A Place of Burgeoning Art
The intellectuals and philosophers that made up the core of the French revolutionaries began congregating in Montmartre’s popular cafés. People would gather, drink, and debate the era’s most controversial issues. In 1881, Le Chat Noir, the first-ever cabaret, opened its doors in the heart of Montmartre. Young writers quickly turned it into one of France’s rowdiest and artistically stimulating places of the time. These coffeehouses and cabarets were also frequented by amateur artists who were still making a name for themselves. Montmartre fostered an open and inviting atmosphere, and when coupled with the cheap lodging, it was the perfect place for artists to perfect their craft and find success.
From One Artist to Another
Winding hills, cobbled streets, and quaint cafés greeted the visitors of Montmartre. For artists especially, this romantic destination so full of freedom became highly sought-after. All over France, people spoke of this neighborhood where a Bohemian lifestyle was not only tolerated, but celebrated. In the 1880’s, France flourished in what is known as La Belle Époque, or the Beautiful Era. During this peaceful time before the First World War broke out, France produced countless artistic masterpieces. The city of Paris, and in particular Montmartre, became the epicenter of these artistic endeavors.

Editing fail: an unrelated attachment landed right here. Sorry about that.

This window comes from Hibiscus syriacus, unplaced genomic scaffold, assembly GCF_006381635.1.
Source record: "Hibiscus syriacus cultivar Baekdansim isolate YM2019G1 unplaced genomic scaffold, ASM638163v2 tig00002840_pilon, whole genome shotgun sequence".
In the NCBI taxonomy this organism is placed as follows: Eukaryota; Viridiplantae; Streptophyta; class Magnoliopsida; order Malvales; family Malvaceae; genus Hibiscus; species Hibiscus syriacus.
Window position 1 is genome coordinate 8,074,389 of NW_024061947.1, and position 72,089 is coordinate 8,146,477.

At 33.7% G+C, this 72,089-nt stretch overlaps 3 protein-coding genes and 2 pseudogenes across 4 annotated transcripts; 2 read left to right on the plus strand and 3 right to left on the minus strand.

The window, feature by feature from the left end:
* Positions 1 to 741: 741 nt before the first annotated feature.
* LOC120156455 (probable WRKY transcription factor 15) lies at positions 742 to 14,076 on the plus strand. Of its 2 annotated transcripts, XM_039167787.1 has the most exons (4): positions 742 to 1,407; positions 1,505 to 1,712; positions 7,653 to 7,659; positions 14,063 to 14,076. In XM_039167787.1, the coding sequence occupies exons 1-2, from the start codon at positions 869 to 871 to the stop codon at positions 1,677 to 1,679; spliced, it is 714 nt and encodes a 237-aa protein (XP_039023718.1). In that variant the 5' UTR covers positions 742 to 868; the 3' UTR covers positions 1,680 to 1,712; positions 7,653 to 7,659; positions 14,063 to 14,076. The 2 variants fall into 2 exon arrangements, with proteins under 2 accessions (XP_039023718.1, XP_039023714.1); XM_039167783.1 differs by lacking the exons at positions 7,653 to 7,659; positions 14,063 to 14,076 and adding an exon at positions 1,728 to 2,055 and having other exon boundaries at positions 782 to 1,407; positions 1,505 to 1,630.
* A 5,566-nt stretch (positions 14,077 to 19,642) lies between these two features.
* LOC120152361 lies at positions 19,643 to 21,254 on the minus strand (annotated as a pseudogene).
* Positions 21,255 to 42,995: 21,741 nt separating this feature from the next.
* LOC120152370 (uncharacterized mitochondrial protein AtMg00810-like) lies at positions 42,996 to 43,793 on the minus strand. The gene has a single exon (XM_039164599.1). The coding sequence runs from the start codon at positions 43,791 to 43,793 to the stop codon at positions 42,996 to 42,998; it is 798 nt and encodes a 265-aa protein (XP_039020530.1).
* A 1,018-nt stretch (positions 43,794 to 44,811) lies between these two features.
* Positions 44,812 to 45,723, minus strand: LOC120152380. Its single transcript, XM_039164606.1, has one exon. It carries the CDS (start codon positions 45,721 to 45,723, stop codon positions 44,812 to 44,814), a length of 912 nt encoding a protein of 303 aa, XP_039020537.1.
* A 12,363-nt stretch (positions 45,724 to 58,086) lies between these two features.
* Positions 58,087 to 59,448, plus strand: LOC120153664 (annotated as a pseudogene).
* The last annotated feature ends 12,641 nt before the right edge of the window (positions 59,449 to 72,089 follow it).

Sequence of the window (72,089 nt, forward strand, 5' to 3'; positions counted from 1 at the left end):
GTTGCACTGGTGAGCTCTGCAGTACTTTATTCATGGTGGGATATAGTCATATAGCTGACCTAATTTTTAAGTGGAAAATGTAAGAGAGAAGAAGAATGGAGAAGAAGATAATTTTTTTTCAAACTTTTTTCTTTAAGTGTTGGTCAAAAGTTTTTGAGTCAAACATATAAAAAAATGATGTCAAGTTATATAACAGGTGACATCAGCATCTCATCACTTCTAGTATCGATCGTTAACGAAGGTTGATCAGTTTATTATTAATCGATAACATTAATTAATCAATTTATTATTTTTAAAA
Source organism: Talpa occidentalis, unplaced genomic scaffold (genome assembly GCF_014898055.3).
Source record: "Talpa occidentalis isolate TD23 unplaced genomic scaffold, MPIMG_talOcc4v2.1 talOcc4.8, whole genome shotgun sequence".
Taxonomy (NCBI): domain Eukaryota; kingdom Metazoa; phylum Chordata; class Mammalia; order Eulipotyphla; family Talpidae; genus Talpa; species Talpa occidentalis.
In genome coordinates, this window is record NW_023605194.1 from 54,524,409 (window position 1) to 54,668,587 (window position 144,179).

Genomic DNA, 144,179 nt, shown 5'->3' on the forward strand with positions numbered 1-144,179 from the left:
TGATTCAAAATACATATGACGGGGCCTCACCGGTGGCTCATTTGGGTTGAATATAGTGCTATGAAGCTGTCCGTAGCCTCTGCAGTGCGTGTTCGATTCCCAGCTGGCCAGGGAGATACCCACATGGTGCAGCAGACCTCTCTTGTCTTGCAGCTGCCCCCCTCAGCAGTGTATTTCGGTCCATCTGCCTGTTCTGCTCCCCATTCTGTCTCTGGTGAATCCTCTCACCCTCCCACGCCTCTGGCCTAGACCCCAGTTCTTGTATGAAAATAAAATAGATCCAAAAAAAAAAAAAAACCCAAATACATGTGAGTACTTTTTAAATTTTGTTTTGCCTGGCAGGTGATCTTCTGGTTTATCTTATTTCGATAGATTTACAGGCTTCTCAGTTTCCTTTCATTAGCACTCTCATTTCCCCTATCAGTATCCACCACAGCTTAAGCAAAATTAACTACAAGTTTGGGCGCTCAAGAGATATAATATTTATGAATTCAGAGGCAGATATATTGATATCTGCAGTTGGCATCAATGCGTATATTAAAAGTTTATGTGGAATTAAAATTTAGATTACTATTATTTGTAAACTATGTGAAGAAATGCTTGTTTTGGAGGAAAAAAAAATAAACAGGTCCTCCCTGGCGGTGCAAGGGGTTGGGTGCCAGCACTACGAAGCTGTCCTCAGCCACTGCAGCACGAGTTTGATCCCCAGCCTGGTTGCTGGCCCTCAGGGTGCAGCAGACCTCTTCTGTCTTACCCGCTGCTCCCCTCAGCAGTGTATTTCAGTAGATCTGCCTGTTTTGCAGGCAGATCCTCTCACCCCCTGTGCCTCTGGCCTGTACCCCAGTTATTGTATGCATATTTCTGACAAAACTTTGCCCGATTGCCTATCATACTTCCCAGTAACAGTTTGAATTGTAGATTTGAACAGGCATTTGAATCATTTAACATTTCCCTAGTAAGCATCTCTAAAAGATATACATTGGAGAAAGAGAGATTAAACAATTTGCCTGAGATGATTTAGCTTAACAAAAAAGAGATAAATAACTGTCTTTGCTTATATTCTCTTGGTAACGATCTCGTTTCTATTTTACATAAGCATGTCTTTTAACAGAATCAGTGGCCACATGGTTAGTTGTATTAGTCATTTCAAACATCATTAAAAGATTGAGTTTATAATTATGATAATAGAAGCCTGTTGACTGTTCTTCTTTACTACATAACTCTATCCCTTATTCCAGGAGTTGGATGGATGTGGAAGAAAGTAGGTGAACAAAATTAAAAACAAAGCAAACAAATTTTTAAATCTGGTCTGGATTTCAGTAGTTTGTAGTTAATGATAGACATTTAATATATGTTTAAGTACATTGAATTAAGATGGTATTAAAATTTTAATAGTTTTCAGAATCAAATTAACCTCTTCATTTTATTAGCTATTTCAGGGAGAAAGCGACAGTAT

Montmartre Becomes the City of Art
As painters such as Renoir invited their artist friends to join them in Montmartre, the neighborhood developed its own unique identity as a gathering place for artists. The lower boulevards where the wealthy lived also housed the art studios of well-established artists. Art supply vendors set up shop there so their favorite patrons had a steady supply of paints and easels. The petits-boulevards higher up on Montmartre’s hill where rent was cheap, attracted the working class and up-and-coming artists like Vincent van Gogh. During his time there, he painted a series on Montmartre and lovingly depicted its famous hills and windmills. With endless inspiration surrounding them, many painters chose the neighborhood as their primary subject. Renoir painted his Dance at Le Moulin de la Galette just outside the famous windmill dance hall. In every corner, art, music, and dance was to be had. People from all over France and abroad came to know Montmartre as a haven for art and entertainment.